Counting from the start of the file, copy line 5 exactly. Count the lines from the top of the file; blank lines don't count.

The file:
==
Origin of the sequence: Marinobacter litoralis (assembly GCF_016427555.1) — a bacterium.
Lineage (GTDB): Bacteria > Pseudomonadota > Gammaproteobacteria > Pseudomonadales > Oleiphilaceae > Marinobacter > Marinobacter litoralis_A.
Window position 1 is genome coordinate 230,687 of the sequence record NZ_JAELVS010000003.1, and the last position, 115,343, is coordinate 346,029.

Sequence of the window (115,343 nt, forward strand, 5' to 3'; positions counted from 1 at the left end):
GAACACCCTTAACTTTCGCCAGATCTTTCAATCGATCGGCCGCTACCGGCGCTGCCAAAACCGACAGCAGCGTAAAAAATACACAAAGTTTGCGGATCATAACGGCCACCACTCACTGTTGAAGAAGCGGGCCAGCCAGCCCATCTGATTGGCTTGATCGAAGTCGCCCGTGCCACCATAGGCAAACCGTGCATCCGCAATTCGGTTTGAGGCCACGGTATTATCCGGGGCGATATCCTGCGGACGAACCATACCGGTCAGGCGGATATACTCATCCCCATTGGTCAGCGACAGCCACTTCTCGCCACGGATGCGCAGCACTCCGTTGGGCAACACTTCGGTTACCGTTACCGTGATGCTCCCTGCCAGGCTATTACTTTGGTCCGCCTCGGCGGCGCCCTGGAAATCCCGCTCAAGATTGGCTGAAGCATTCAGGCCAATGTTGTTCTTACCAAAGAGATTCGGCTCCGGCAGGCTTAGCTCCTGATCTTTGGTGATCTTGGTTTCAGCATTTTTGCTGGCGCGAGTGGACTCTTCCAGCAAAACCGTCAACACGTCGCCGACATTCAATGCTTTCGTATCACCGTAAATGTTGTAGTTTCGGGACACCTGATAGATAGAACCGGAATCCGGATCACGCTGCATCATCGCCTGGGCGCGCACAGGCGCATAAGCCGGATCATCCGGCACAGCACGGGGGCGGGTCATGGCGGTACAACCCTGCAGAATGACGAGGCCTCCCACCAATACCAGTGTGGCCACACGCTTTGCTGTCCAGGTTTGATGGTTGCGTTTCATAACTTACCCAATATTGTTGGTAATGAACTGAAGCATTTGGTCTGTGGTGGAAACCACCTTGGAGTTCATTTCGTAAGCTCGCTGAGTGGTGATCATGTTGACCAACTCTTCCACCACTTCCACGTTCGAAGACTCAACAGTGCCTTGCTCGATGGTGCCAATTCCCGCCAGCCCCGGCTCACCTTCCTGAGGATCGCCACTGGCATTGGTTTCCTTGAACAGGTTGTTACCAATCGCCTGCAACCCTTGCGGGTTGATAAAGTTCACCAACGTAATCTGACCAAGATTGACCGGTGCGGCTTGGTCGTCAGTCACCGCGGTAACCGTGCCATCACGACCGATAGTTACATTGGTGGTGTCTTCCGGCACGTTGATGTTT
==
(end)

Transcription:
GAACACCCTTAACTTTCGCCAGATCTTTCAATCGATCGGCCGCTACCGGCGCTGCCAAAACCGACAGCAGCGTAAAAAATACACAAAGTTTGCGGATCATAACGGCCACCACTCACTGTTGAAGAAGCGGGCCAGCCAGCCCATCTGATTGGCTTGATCGAAGTCGCCCGTGCCACCATAGGCAAACCGTGCATCCGCAATTCGGTTTGAGGCCACGGTATTATCCGGGGCGATATCCTGCGGACGAACCATACCGGTCAGGCGGATATACTCATCCCCATTGGTCAGCGACAGCCACTTCTCGCCACGGATGCGCAGCACTCCGTTGGGCAACACTTCGGTTACCGTTACCGTGATGCTCCCTGCCAGGCTATTACTTTGGTCCGCCTCGGCGGCGCCCTGGAAATCCCGCTCAAGATTGGCTGAAGCATTCAGGCCAATGTTGTTCTTACCAAAGAGATTCGGCTCCGGCAGGCTTAGCTCCTGATCTTTGGTGATCTTGGTTTCAGCATTTTTGCTGGCGCGAGTGGACTCTTCCAGCAAAACCGTCAACACGTCGCCGACATTCAATGCTTTCGTATCACCGTAAATGTTGTAGTTTCGGGACACCTGATAGATAGAACCGGAATCCGGATCACGCTGCATCATCGCCTGGGCGCGCACAGGCGCATAAGCCGGATCATCCGGCACAGCACGGGGGCGGGTCATGGCGGTACAACCCTGCAGAATGACGAGGCCTCCCACCAATACCAGTGTGGCCACACGCTTTGCTGTCCAGGTTTGATGGTTGCGTTTCATAACTTACCCAATATTGTTGGTAATGAACTGAAGCATTTGGTCTGTGGTGGAAACCACCTTGGAGTTCATTTCGTAAGCTCGCTGAGTGGTGATCATGTTGACCAACTCTTCCACCACTTCCACGTTCGAAGACTCAACAGTGCCTTGCTCGATGGTGCCAATTCCCGCCAGCCCCGGCTCACCTTCCTGAGGATCGCCACTGGCATTGGTTTCCTTGAACAGGTTGTTACCAATCGCCTGCAACCCTTGCGGGTTGATAAAGTTCACCAACGTAATCTGACCAAGATTGACCGGTGCGGCTTGGTCGTCAGTCACCGCGGTAACCGTGCCATCACGACCGATAGTTACATTGGTGGTGTCTTCCGGCACGTTGATGTTT